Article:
2. Customer Trust: Protect Your Reputation: Consumers would transfer their business elsewhere if they were personally affected by a data leak, according to IDC (International Data Corporation). If a security breach is not addressed promptly, the company may lose some or all of its customers. Customers will lose trust in you if you have a data leak. You're probably aware that it can be a public relations disaster for businesses.
3. Protect Your Revenue: A thorough incident response procedure protects your company from a potential income loss. The average cost of a data breach, according to the Ponemon Institute's 2017 Cost of Data Breach Study, is $3.6 million.
The faster your company can identify and respond to a data breach or even a security event, the less likely it is to have a major impact on your data, customer confidence, reputation, and income. If your company doesn't have an incident response plan in place, consider partnering with a third-party managed security services provider to develop one.
How to Create an Incident Response (IR) Plan?
Some businesses create Incident Response (IR) plans because they are required by regulatory agencies. Others do so because they understand how important it is to respond quickly to an incident in order to minimize its damage. Security events will inevitably occur, and the goal of an incident response strategy is to minimize the negative impact on the company in the case of a cyberattack.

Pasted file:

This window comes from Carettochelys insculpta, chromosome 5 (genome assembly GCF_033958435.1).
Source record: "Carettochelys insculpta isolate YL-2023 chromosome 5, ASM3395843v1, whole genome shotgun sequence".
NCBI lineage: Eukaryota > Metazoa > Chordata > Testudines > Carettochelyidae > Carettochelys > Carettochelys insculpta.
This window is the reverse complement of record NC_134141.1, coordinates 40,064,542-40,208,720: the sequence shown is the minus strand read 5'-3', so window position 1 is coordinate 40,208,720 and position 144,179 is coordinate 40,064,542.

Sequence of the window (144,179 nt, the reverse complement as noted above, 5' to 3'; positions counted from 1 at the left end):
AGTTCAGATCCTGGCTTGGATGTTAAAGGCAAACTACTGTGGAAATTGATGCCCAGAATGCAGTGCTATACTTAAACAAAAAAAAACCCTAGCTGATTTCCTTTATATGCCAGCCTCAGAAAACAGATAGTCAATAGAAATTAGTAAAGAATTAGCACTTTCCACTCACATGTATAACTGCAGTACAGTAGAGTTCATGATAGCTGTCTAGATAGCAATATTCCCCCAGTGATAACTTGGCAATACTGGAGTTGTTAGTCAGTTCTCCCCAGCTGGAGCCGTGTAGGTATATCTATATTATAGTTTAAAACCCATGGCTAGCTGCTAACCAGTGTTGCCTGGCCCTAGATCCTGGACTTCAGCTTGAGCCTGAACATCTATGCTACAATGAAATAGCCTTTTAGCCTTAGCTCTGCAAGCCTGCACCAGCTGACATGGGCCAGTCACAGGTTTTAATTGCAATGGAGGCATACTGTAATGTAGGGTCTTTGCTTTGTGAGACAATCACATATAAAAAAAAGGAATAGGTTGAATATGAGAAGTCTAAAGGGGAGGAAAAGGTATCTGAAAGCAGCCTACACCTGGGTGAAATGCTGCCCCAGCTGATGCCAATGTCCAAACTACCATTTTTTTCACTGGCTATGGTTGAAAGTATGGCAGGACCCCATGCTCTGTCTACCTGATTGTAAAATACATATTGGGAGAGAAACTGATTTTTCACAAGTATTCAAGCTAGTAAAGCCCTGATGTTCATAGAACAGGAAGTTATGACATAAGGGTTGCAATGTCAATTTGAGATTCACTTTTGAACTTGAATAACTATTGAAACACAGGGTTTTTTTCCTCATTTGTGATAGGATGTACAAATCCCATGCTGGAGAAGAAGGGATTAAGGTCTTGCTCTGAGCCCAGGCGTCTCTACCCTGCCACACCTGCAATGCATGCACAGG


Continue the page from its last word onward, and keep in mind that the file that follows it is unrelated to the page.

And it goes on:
The five steps security professionals must take to build and implement an operational and effective IR plan are outlined below.
1. Create an IR Practice
The creation of the IR plan document itself, which begins with the development of an IR practice vision, is an excellent place to start. The following elements should be included in the document:
- IR mission statement: This clarifies why an IR plan is required in the first place.
- Roles and responsibilities: This section identifies who is involved in the IR plan and why they're there.
- The scope of an incident declaration specifies which conditions are eligible for a declaration and which are not.
2. Verify that incidents are detectable.
It is not the monitoring team's responsibility to declare an incident, but it is their responsibility to guarantee that all alerts of interest are thoroughly investigated and escalated. Whether monitoring is done internally or through a service provider, the IR Team lead plan should establish a process for managing, vetting, and elevating incidents of interest to ensure that alerts are sent to the IR in a timely and accurate manner. In the scope of your IR plan, only list dangers that your security team has the ability to detect.